• Park Protection

    NPA’s founders had a vision of a strong, well-managed system of national parks in NSW. This is still a core part of NPA’s mission. We run campaigns and education programs to support good management of protected areas such as national parks, and to oppose uses or development of our reserves that undermine their conservation values.
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The National Parks Association of NSW is disappointed with the Coalition partners’ decision to repeal the Native Vegetation Act.

“The Liberal/Nationals government has missed the point entirely about looking after the interests of our farming community and wildlife,” NPA CEO Kevin Evans said.

“Once again they have chosen to pander to the loud, ill-informed minority who have for years bayed to weaken land clearing protections.

“The ignorant ideology behind this decision will see nature coming off second best once again.

“The Coalition has denied the community a chance to scrutinise far-reaching changes to the laws that protect nature in NSW.

“This is not just a rural issue because there is more at stake here than increasing agricultural production.

“A major wave of wildlife extinctions is now occurring in our agricultural zone and this decision will seal the fate of many more native species.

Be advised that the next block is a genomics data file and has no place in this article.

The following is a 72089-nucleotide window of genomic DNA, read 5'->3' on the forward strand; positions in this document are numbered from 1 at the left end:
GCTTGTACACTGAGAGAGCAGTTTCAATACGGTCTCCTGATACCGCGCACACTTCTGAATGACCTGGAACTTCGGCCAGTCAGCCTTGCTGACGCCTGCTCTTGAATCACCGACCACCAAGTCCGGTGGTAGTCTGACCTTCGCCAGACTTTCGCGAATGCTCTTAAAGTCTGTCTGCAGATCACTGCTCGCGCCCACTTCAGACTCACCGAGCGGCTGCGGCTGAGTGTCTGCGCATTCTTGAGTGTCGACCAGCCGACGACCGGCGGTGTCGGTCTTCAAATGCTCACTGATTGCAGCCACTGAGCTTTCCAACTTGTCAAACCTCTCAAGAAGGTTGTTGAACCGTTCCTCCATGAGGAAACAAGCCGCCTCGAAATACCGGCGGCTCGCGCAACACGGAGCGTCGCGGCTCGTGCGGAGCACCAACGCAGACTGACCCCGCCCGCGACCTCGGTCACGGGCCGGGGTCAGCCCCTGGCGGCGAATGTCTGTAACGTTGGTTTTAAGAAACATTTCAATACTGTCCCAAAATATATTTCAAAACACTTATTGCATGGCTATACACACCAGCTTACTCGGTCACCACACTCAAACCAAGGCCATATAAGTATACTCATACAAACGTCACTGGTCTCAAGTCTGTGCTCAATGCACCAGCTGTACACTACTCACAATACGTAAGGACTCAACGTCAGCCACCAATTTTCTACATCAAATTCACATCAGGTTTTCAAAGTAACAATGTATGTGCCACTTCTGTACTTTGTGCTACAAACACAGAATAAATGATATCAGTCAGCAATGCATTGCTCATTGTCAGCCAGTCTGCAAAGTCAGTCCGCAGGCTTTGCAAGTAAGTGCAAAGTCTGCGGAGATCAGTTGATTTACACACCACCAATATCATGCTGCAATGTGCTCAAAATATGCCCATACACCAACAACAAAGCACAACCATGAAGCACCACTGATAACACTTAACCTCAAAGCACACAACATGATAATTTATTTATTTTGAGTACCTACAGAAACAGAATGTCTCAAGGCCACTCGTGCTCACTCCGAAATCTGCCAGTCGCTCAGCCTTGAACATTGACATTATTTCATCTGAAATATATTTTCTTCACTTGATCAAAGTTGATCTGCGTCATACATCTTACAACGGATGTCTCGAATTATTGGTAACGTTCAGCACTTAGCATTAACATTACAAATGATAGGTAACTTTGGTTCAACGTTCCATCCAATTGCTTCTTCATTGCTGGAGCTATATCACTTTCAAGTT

“Native vegetation also provides a range of on-farm benefits such as the control of land degradation, salinity and soil erosion; shelter and shade for stock; and habitat for birds and other organisms that prey on pests and pollinate crops. It protects livestock, particularly lambs and calves, from heat and cold stress.”

The NSW Native Vegetation Act has been an undoubted success for sustainable agriculture and biodiversity, by effectively reducing broad scale clearing in NSW since its implementation in 2003.

Over that time clearing due to agriculture declined by 68%, while clearing due to development declined by 57%.

“In Queensland, where native vegetation clearing rules were significantly weakened in 2014, 275,000 hectares were cleared from Queensland in the last financial year, which was a tripling of land clearing rates since 2010.

“This should send alarm bells ringing to what we can expect in NSW with the Native Vegetation Act repealed.

“Seventy-five percent of the State’s land resources and extracted water are already used by agriculture whilst land protected for nature represents less than 9%. Nature needs half, not less than 10%. There are 970 plants and animals listed as threatened with extinction in NSW. Loss of habitat is one of the primary threats implicated in this appalling record.

“Scrapping the Native Vegetation Act would undermine the benefits of the Coalition’s promised $100 million investment in threatened species recovery. This is a disaster for nature and it will undoubtedly lead to less productive agriculture industry.”

Media Contact:

Kevin Evans, CEO National Parks Association of NSW 045 779 7977